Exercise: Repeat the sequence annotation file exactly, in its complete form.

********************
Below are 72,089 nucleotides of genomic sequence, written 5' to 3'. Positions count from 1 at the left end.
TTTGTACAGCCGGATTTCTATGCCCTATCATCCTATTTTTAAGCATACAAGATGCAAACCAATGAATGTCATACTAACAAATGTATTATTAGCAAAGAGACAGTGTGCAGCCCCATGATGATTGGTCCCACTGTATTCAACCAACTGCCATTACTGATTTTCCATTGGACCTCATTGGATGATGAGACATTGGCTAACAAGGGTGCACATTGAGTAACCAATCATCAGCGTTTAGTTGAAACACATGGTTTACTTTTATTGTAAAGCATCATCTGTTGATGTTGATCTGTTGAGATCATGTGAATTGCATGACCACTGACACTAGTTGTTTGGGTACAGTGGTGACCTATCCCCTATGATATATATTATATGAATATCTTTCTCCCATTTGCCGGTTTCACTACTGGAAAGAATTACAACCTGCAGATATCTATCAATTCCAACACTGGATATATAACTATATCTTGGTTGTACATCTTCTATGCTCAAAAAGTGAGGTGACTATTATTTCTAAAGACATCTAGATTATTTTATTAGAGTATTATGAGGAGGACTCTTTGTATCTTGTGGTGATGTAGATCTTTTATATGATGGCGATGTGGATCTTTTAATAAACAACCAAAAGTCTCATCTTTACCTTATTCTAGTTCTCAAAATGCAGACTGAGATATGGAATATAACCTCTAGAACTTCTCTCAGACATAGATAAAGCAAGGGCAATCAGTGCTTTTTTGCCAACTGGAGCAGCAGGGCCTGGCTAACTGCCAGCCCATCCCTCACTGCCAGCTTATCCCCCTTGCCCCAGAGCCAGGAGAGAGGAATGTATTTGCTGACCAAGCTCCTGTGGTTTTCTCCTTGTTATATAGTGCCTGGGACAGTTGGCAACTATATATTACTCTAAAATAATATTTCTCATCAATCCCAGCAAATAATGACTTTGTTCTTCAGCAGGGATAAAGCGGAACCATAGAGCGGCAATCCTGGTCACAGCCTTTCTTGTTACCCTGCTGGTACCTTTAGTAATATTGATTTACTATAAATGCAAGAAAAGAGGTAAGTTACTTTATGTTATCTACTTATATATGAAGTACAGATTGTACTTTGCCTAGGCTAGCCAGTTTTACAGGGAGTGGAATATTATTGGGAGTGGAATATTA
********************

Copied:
Below are 72,089 nucleotides of genomic sequence, written 5' to 3'. Positions count from 1 at the left end.
TTTGTACAGCCGGATTTCTATGCCCTATCATCCTATTTTTAAGCATACAAGATGCAAACCAATGAATGTCATACTAACAAATGTATTATTAGCAAAGAGACAGTGTGCAGCCCCATGATGATTGGTCCCACTGTATTCAACCAACTGCCATTACTGATTTTCCATTGGACCTCATTGGATGATGAGACATTGGCTAACAAGGGTGCACATTGAGTAACCAATCATCAGCGTTTAGTTGAAACACATGGTTTACTTTTATTGTAAAGCATCATCTGTTGATGTTGATCTGTTGAGATCATGTGAATTGCATGACCACTGACACTAGTTGTTTGGGTACAGTGGTGACCTATCCCCTATGATATATATTATATGAATATCTTTCTCCCATTTGCCGGTTTCACTACTGGAAAGAATTACAACCTGCAGATATCTATCAATTCCAACACTGGATATATAACTATATCTTGGTTGTACATCTTCTATGCTCAAAAAGTGAGGTGACTATTATTTCTAAAGACATCTAGATTATTTTATTAGAGTATTATGAGGAGGACTCTTTGTATCTTGTGGTGATGTAGATCTTTTATATGATGGCGATGTGGATCTTTTAATAAACAACCAAAAGTCTCATCTTTACCTTATTCTAGTTCTCAAAATGCAGACTGAGATATGGAATATAACCTCTAGAACTTCTCTCAGACATAGATAAAGCAAGGGCAATCAGTGCTTTTTTGCCAACTGGAGCAGCAGGGCCTGGCTAACTGCCAGCCCATCCCTCACTGCCAGCTTATCCCCCTTGCCCCAGAGCCAGGAGAGAGGAATGTATTTGCTGACCAAGCTCCTGTGGTTTTCTCCTTGTTATATAGTGCCTGGGACAGTTGGCAACTATATATTACTCTAAAATAATATTTCTCATCAATCCCAGCAAATAATGACTTTGTTCTTCAGCAGGGATAAAGCGGAACCATAGAGCGGCAATCCTGGTCACAGCCTTTCTTGTTACCCTGCTGGTACCTTTAGTAATATTGATTTACTATAAATGCAAGAAAAGAGGTAAGTTACTTTATGTTATCTACTTATATATGAAGTACAGATTGTACTTTGCCTAGGCTAGCCAGTTTTACAGGGAGTGGAATATTATTGGGAGTGGAATATTA